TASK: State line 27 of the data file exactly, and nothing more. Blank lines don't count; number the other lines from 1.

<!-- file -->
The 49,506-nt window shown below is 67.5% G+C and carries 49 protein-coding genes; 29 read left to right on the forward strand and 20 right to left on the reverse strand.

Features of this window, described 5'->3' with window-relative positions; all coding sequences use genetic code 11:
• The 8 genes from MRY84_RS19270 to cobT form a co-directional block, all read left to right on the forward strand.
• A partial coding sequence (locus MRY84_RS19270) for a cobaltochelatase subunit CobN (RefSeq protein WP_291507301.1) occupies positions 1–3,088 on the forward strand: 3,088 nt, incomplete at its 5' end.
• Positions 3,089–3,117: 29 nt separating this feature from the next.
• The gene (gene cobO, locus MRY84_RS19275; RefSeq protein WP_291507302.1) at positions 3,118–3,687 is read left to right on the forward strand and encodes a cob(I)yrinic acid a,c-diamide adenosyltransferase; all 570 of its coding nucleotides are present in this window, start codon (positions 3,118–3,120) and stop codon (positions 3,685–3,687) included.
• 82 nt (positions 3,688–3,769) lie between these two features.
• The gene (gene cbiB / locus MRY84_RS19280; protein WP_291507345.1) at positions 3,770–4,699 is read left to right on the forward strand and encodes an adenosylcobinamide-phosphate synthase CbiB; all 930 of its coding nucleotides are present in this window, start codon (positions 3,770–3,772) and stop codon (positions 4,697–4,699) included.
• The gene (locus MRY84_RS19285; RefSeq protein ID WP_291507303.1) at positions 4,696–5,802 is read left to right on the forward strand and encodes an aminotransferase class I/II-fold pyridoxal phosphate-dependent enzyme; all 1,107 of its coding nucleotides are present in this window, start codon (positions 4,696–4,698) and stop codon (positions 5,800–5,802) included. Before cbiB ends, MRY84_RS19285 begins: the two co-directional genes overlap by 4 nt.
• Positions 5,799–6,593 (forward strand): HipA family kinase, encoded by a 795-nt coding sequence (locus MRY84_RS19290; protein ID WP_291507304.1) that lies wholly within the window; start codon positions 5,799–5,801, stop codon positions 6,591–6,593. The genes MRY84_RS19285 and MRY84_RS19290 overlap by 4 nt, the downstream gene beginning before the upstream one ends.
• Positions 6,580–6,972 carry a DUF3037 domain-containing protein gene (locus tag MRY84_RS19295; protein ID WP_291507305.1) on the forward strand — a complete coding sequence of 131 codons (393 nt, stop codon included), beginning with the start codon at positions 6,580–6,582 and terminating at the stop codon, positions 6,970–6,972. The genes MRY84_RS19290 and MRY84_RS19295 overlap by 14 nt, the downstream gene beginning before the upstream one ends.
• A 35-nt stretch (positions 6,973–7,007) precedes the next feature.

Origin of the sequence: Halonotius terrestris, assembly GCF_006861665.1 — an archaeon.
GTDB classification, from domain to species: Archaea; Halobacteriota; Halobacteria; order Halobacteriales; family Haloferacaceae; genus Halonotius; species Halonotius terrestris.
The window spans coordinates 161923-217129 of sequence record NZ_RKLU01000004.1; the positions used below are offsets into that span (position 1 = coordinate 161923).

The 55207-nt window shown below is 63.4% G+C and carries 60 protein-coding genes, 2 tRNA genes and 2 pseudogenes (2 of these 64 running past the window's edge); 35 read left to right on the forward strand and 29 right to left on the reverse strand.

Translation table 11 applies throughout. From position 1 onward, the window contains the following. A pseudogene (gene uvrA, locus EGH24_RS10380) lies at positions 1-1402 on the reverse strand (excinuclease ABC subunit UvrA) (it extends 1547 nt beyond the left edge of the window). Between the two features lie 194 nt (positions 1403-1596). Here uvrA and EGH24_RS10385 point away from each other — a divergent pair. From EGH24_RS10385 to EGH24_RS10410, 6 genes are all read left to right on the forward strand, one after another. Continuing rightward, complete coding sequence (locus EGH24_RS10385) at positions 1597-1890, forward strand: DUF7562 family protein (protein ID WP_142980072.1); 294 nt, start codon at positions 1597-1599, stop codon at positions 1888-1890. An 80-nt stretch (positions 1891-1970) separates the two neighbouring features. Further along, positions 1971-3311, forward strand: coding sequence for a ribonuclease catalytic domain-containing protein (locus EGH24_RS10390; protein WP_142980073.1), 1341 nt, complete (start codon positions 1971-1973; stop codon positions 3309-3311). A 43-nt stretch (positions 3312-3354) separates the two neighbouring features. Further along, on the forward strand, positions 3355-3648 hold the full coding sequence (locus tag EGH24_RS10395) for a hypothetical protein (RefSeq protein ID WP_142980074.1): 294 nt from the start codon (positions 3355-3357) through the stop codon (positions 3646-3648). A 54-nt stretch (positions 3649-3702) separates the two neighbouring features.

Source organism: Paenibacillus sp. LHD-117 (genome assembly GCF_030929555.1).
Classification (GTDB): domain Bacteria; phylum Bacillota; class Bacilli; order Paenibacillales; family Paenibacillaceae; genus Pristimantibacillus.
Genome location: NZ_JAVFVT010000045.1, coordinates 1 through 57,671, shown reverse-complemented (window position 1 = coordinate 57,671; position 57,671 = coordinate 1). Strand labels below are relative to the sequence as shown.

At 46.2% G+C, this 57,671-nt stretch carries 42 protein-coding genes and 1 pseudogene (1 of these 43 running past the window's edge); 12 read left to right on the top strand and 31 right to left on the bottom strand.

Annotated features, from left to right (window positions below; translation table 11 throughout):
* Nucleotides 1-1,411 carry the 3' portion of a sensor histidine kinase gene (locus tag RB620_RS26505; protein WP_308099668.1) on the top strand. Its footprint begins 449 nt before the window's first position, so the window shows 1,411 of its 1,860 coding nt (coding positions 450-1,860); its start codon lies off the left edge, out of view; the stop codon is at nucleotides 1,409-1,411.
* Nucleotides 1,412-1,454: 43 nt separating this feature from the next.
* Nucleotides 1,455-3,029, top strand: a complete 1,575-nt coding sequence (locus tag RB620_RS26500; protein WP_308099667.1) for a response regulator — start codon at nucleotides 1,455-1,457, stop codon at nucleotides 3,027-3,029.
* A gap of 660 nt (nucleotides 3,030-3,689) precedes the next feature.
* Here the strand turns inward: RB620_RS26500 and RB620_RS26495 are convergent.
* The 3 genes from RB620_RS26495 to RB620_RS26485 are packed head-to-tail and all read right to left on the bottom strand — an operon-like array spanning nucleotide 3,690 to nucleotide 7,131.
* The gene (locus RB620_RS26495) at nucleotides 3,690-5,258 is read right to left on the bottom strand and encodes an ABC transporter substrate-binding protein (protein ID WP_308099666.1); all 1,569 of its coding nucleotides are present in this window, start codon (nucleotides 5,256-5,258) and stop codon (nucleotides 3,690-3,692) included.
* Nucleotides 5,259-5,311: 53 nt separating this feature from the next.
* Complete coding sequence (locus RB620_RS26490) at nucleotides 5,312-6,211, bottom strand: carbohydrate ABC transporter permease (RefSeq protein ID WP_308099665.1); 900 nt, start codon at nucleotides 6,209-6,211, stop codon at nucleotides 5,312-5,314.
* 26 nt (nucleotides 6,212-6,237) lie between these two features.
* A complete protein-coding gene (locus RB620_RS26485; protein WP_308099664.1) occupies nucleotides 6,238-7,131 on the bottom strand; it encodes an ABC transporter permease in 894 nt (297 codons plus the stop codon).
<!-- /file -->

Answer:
* Here the strand turns inward: RB620_RS26500 and RB620_RS26495 are convergent.